José Manuel Ballester. Gran acantilado a partir de Giotto 1, 2018


It was approximately in 2007 when José Manuel Ballester began working on the series Hidden Spaces: photographs in which he stripped figures and anything that might suggest action from fundamental works in the History of Art, from El Bosco to Goya, thus directing our gaze to the spaces that surrounded the main themes and offering his particular reading of the classics.

Since then and until now, the Madrid-born artist has worked on an increasing number of pieces, often chosen based on the importance of buildings and interior spaces in them. Ballester, who first worked as a painter before delving into architectural photography, sought to investigate in this line the notion of appropriationism and also the (high) extent to which our temporal and social context conditions the way in which we perceive, appreciate and relate to reality in each historical period, including art.

Jose Manuel Ballester. Spring, 2015

Some of these landscapes taken from essential compositions (Botticelli, Giotto; the latter is given an installation of five large canvases), as well as images from outside them with which they share a theme, that of the constant and universal tree, are part of the latest exhibition by this author, organised by the Enaire Foundation, curated by Lola Durán and open until next September at the Naves de Gamazo in Santander. It is entitled “De arboris perennis” and constitutes a tribute to nature, a reminder of our need for it, although awareness of it is often lost in the urban environment, and also a sign of respect for its beauty and evocative power: whether real or taken from famous paintings, this vegetation invites reflection and silence, suggests mystery and does not cease to be one of the most suitable settings, even on photographic paper, for connecting with one’s own intimacy and that of others.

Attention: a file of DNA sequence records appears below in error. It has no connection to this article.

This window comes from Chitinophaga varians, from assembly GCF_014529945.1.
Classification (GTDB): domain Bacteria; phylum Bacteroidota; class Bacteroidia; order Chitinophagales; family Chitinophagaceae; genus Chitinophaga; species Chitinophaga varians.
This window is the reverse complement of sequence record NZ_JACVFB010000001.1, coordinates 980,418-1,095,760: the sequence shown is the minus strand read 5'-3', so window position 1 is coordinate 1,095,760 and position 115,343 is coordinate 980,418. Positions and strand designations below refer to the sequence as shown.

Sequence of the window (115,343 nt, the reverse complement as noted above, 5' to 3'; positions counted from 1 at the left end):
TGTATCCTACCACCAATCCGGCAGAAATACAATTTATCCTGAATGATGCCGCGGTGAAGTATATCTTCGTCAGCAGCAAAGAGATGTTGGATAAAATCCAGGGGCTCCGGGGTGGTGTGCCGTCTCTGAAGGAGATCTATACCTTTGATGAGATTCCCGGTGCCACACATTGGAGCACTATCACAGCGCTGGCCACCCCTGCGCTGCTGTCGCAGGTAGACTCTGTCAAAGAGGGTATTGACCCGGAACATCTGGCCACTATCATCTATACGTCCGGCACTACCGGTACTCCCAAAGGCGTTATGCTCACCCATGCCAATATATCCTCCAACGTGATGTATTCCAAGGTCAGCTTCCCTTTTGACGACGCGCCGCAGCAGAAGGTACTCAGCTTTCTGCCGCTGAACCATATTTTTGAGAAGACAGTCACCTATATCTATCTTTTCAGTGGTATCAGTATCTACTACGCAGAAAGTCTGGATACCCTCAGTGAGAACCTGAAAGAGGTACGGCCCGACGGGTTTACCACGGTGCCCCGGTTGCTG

Since the works not inspired by artistic pieces have been taken in a good number of countries (we will contemplate branches between New York skyscrapers, next to a remote temple in Sichuan, at the subway exits of large cities, in Parisian parks, the Brazilian jungle, gardens or orchards), these trees also acquire, in Ballester’s work, the role of connector between very different societies and places: they transcend borders and, the artist emphasizes, they accompany us wherever we go, in the physical force of their trunks and also in their symbolic power, because there is no place where myths have not grown around them.

José Manuel Ballester. On the way to the monastery, 2014-2020

This exhibition is coming to Santander after its visit to the Botanical Gardens in Madrid last summer and is the result of the photographer’s work on this subject over more than a decade: nature was already present in his first paintings, with a neo-romantic air and dedicated to the landscape, in which there was no human presence or it was indirect; he understands it as the first place where we develop our lives and also as the first space affected by the uses or excesses that we make of it, while focusing on both its richness and its vulnerability. In trees in particular, he appreciates our most stable and constant link with nature: for the protection they provide against certain climatic conditions, for their benefit to our health in a broad sense, and for their aesthetics, for providing support to animal species and for marking seasonal cycles.

Jose Manuel Ballester. New Manhattan 3, 2018
José Manuel Ballester. Climbing Mount Tai, 2011

José Manuel Ballester. “Of evergreen trees”


Severiano Ballesteros Avenue, 3


From June 13 to September 22, 2024

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